A Bare-Bones Hunting Shelter on Mallorca Becomes a Sunny Retreat

A Bare-Bones Hunting Shelter on Mallorca Becomes a Sunny Retreat

Mariana de Delás revitalizes an old stone hut, devising a portable “solar wheelbarrow” to recharge its batteries.

Before it was the 12 Volt Retreat, this simple stone hut was just one of dozens of shelters scattered throughout the Mallorcan countryside: a place for a hunter or shepherd to retreat from a storm, prepare a meal, or store tools. Built with the island’s native marés sandstone and outfitted with only a couple chairs and a fireplace, it was meant to be used for just a few hours at a time.

As part of a pilot program to repurpose these disused sheds, Spanish multidisciplinary studio Mariana de Delás has turned the structure into a weekend escape that’s refreshingly simple and surprisingly stylish.

With a Mediterranean pine forest on one side and a rock quarry on the other, the tiny stone shelter with its tile roof has a rough-hewn authenticity, even with its tidy renovation and fresh green paint on the door and shutters.

Indeed, viewing the cabin from outside, the only hint of de Delás’s intervention is the new rear window of red steel and glass that opens onto the quarry—a striking contrast against the old stone.

Sunlight streams in through the large bay window, designed and manufactured in collaboration with Mallorcan studio 2Monos, to illuminate the 160-square-foot space. "The window changes all the inside experience," says de Delás, making the single room feel "brighter, bigger, and more connected with the natural world." It also provides cross-ventilation and a place to perch indoors.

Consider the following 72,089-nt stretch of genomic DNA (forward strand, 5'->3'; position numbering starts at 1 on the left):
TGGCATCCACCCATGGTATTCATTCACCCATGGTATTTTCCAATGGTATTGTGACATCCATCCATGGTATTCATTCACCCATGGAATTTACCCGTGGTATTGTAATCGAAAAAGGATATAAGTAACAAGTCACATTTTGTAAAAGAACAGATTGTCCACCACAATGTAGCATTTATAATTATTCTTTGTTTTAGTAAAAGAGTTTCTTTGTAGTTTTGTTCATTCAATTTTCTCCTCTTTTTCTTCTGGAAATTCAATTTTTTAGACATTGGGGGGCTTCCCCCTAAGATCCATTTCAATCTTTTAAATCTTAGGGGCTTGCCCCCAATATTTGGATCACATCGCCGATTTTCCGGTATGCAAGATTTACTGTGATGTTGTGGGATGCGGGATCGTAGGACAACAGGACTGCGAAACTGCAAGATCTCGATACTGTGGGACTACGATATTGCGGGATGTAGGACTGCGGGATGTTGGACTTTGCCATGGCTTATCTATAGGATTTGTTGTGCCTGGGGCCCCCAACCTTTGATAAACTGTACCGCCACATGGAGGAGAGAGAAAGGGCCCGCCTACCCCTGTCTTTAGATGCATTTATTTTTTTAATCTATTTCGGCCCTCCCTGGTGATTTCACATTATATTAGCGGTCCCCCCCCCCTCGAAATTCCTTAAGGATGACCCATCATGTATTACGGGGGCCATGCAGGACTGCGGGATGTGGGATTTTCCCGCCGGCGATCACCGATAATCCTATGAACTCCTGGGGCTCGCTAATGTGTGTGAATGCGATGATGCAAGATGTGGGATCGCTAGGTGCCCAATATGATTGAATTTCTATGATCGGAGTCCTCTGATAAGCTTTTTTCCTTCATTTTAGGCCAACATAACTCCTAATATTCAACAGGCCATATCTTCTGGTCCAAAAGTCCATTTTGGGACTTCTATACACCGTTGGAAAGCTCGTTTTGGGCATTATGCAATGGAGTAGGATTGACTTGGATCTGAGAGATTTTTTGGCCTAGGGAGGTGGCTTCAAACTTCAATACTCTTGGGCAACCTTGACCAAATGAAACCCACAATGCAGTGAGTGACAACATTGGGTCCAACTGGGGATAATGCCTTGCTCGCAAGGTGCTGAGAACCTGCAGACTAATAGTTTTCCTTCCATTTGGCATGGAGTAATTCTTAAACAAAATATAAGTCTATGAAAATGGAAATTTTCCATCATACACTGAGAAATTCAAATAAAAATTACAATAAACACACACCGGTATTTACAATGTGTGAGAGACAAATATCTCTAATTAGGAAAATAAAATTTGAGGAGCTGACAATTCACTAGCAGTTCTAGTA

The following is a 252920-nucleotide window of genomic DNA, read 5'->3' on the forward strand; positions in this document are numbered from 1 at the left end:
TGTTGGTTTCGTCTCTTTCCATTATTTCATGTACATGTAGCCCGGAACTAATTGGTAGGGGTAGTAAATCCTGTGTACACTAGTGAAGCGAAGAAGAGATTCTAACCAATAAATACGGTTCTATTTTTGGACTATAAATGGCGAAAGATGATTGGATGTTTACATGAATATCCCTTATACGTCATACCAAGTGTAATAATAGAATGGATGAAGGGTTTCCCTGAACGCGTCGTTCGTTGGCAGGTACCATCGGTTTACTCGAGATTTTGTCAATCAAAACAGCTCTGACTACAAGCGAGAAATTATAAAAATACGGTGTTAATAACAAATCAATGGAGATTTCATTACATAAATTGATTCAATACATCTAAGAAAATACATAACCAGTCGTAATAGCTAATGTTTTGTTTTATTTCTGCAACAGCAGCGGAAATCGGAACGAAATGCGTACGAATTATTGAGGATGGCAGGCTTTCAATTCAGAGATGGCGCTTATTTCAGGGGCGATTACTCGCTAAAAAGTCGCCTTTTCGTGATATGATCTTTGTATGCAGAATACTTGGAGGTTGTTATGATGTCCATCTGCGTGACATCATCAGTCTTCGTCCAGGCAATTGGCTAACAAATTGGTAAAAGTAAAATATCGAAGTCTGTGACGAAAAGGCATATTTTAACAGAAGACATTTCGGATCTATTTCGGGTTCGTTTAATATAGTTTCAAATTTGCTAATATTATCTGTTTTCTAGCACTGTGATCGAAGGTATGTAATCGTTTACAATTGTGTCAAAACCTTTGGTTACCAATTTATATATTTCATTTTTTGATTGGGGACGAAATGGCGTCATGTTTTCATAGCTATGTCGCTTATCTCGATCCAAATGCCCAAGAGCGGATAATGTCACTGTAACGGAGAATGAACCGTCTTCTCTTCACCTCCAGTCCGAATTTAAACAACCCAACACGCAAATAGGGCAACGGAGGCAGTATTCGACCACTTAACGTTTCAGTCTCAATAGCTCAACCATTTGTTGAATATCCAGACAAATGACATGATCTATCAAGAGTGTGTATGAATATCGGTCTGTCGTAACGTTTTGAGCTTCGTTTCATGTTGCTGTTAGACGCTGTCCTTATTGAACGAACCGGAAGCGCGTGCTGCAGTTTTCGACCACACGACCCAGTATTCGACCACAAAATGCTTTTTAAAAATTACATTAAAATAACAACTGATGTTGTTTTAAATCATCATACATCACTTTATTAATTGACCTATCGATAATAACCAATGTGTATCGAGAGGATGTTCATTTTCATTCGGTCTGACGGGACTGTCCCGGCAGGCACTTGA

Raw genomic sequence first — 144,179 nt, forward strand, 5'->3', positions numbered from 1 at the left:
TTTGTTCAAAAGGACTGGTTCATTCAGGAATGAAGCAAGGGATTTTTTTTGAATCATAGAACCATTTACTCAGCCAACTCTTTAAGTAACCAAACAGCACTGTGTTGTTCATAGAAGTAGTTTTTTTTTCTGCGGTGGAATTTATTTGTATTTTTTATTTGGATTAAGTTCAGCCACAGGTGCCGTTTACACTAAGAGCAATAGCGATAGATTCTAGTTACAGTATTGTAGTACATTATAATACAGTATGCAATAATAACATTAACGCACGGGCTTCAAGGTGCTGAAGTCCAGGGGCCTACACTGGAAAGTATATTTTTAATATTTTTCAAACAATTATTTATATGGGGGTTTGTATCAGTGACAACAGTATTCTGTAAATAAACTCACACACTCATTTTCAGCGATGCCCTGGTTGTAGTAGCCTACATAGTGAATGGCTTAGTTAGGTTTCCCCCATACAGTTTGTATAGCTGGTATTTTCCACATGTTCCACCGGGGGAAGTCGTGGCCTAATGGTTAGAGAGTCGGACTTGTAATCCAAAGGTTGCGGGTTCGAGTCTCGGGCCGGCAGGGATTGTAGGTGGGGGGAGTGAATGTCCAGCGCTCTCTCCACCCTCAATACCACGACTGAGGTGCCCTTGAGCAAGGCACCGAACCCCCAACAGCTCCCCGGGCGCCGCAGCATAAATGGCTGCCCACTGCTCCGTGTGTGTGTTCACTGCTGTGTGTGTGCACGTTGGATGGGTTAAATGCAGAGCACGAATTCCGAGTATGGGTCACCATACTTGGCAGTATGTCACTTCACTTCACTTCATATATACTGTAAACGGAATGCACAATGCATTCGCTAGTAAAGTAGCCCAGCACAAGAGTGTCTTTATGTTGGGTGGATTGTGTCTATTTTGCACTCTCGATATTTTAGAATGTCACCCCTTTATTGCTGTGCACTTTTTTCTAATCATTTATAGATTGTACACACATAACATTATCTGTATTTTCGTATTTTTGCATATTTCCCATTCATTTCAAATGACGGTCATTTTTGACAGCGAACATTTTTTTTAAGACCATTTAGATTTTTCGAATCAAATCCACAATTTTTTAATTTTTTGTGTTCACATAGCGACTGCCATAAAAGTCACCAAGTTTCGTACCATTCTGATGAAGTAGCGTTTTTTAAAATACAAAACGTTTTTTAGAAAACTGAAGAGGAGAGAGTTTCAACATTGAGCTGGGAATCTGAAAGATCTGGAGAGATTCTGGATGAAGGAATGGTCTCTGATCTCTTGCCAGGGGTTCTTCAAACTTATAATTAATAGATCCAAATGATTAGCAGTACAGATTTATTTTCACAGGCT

Committed to sustainability, as well as fire safety in such a dry area, the team limited energy use to low-voltage, rechargeable batteries. The lights and fans use 9-volt batteries, while laptops, the water pump, and other heavier load components use a 12-volt motorcycle battery.

Wanting to take advantage of solar power, de Delás was initially stymied by the dense shade from the surrounding pine and olive trees—but then got creative. The team devised a "solar roller," which is essentially a solar panel fixed to a wheelbarrow that allows the user to track the sun throughout the day; this also creates a morning ritual around recharging the retreat’s portable batteries. De Delás calls it "a prototype for portable energy."

The team felt freed by the simplicity of the renovations. "We were working towards a ‘weekend livable standard,"’ de Delás says, noting the differences between a temporary and longer-term home. Here, the "kitchen" is a small gas stove. A fireplace heats the diminutive hut, and water comes from a rain-catchment system and a well.  

Nonetheless, the work took time: Partly because of the artistic care that went into the project, and partly because the team relied on battery-powered tools. 

De Delás’s  lighthearted approach to practicality gives the retreat a jolt of energy. The studio has been freshly whitewashed, and this neutral background emphasizes the rustic nature of the dwelling. Echoing the steel window, red accents inject a sense of humor without overpowering the quiet mood. Other touches—a few books on the built-in shelves, a blue-tipped, paper-thin ceiling fan—make the temporary retreat feel grounded and inviting.

Custom built-ins and furnishings made with marés stone perfectly fit the space, maximizing practicality while establishing a bond between interior and exterior. The stools, for example, are made of raw slabs of marés on red steel bases, and the team explored different cuts to create the daybed and outdoor table.

Before: The sparse hut was a typical Mallorcan hunter’s retreat. 

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